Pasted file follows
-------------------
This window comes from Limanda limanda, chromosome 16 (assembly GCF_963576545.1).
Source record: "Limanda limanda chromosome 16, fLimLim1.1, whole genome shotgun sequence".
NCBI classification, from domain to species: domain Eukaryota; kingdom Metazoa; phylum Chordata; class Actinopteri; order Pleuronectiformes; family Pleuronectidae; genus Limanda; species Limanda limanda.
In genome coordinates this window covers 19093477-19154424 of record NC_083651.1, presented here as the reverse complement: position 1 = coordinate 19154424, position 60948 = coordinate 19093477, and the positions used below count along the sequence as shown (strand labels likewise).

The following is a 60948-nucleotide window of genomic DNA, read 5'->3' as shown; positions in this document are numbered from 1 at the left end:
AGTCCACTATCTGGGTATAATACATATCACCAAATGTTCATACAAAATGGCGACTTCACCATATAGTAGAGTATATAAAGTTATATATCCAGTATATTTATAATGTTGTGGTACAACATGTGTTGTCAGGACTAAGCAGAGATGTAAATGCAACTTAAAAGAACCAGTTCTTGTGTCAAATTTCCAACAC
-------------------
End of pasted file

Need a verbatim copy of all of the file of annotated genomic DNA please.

This window comes from Limanda limanda, chromosome 16 (assembly GCF_963576545.1).
Source record: "Limanda limanda chromosome 16, fLimLim1.1, whole genome shotgun sequence".
NCBI classification, from domain to species: domain Eukaryota; kingdom Metazoa; phylum Chordata; class Actinopteri; order Pleuronectiformes; family Pleuronectidae; genus Limanda; species Limanda limanda.
In genome coordinates this window covers 19093477-19154424 of record NC_083651.1, presented here as the reverse complement: position 1 = coordinate 19154424, position 60948 = coordinate 19093477, and the positions used below count along the sequence as shown (strand labels likewise).

The following is a 60948-nucleotide window of genomic DNA, read 5'->3' as shown; positions in this document are numbered from 1 at the left end:
AGTCCACTATCTGGGTATAATACATATCACCAAATGTTCATACAAAATGGCGACTTCACCATATAGTAGAGTATATAAAGTTATATATCCAGTATATTTATAATGTTGTGGTACAACATGTGTTGTCAGGACTAAGCAGAGATGTAAATGCAACTTAAAAGAACCAGTTCTTGTGTCAAATTTCCAACAC